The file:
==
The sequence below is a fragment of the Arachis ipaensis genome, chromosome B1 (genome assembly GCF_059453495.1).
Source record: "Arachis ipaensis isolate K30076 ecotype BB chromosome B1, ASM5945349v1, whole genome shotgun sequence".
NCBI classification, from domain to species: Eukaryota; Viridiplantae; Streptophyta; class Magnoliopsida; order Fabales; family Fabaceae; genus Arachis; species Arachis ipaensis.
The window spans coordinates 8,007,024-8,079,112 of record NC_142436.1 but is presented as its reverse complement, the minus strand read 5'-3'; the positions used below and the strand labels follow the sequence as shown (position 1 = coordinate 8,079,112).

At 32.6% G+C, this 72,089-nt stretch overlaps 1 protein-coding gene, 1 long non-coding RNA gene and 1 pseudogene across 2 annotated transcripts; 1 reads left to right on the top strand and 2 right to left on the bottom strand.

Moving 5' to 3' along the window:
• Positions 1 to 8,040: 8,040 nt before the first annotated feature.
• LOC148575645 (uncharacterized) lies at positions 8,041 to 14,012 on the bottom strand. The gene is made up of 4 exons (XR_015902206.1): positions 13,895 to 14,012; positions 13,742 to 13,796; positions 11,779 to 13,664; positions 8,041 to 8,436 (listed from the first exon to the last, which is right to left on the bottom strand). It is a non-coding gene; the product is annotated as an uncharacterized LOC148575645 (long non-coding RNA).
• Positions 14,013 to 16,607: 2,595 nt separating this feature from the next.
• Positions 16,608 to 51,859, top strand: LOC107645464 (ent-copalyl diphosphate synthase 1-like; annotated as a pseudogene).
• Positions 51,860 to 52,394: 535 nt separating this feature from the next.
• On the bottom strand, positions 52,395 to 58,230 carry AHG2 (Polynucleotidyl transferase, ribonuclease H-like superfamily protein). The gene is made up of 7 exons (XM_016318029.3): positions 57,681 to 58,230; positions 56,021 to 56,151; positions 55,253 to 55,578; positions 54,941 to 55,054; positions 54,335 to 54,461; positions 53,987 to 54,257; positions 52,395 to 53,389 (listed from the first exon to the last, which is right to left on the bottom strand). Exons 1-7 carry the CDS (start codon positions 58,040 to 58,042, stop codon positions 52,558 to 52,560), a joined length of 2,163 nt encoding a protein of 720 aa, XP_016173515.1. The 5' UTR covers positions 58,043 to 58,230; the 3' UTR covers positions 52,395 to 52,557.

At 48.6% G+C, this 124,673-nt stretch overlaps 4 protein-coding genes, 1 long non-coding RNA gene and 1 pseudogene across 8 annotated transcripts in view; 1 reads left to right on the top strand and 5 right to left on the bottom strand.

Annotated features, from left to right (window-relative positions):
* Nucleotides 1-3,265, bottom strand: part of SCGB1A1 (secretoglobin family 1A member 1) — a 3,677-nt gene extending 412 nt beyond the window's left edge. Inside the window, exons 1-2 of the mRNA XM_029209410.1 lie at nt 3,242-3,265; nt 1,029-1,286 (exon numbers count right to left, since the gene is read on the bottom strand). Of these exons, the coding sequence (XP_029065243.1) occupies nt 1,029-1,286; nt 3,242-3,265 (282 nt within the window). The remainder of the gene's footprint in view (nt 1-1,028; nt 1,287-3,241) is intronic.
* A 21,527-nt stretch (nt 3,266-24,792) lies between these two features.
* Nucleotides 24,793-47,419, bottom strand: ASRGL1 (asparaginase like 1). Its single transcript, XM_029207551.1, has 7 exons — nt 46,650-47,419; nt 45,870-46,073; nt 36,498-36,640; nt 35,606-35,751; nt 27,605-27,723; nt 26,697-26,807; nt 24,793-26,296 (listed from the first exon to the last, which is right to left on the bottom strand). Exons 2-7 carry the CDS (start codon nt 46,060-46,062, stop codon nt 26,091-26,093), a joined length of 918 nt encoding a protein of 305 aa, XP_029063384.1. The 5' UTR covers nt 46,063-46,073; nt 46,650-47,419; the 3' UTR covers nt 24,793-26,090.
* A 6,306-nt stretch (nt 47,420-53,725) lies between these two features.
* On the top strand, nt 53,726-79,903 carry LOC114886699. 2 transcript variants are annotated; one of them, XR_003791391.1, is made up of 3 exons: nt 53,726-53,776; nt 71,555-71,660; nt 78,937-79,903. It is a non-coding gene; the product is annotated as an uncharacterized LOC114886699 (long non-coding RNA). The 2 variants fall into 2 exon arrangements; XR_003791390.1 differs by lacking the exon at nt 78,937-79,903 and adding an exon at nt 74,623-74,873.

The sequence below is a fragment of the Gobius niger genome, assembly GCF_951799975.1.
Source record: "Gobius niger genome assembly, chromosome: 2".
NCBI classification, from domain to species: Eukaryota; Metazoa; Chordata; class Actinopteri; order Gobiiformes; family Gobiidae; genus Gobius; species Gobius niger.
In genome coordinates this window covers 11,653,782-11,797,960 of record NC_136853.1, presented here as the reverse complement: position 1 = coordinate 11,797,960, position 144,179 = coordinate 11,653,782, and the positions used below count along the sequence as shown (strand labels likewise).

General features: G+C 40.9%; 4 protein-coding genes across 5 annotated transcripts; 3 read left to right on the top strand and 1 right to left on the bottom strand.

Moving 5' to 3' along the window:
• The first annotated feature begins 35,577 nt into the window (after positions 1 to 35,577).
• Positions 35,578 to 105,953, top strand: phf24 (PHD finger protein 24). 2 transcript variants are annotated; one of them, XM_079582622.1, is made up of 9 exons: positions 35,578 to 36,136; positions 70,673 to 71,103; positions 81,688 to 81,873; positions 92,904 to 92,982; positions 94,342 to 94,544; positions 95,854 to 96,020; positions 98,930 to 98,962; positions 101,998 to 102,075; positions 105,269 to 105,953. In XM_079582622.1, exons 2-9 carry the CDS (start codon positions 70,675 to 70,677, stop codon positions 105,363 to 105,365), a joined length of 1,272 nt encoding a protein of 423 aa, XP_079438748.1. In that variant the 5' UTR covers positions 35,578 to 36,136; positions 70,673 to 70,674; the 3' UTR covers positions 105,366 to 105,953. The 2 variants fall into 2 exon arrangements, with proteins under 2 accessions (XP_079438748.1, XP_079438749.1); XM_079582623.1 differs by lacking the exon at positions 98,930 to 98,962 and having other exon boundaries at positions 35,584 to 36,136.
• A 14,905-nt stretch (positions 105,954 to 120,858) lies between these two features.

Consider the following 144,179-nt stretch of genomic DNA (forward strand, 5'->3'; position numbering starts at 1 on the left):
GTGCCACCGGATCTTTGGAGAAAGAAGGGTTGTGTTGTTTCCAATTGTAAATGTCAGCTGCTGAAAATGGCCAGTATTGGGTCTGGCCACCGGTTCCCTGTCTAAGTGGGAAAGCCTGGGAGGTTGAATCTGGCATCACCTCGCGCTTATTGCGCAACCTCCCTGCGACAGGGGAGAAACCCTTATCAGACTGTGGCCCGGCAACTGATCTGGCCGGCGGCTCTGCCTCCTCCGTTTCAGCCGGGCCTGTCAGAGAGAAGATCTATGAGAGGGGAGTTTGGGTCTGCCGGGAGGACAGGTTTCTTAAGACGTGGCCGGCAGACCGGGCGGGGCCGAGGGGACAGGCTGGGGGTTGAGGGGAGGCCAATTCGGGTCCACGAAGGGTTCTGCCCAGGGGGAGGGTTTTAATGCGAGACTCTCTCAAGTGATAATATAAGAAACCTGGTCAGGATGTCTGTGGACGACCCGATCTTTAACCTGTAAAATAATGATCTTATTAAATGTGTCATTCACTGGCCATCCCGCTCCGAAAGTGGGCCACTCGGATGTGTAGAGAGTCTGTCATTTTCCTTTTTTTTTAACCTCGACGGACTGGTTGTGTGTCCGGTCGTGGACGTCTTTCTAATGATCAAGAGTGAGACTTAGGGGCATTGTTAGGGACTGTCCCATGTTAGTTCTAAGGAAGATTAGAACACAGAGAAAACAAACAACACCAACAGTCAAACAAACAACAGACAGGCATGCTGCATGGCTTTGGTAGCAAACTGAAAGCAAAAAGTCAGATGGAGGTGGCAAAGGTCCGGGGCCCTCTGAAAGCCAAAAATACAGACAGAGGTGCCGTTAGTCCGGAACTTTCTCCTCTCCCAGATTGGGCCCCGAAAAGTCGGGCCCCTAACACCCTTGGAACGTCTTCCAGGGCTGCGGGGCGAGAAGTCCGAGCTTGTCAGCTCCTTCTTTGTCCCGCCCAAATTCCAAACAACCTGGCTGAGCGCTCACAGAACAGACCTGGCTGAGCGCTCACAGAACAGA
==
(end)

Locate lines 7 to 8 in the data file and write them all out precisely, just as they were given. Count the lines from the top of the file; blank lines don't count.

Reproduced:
• Positions 1 to 8,040: 8,040 nt before the first annotated feature.
• LOC148575645 (uncharacterized) lies at positions 8,041 to 14,012 on the bottom strand. The gene is made up of 4 exons (XR_015902206.1): positions 13,895 to 14,012; positions 13,742 to 13,796; positions 11,779 to 13,664; positions 8,041 to 8,436 (listed from the first exon to the last, which is right to left on the bottom strand). It is a non-coding gene; the product is annotated as an uncharacterized LOC148575645 (long non-coding RNA).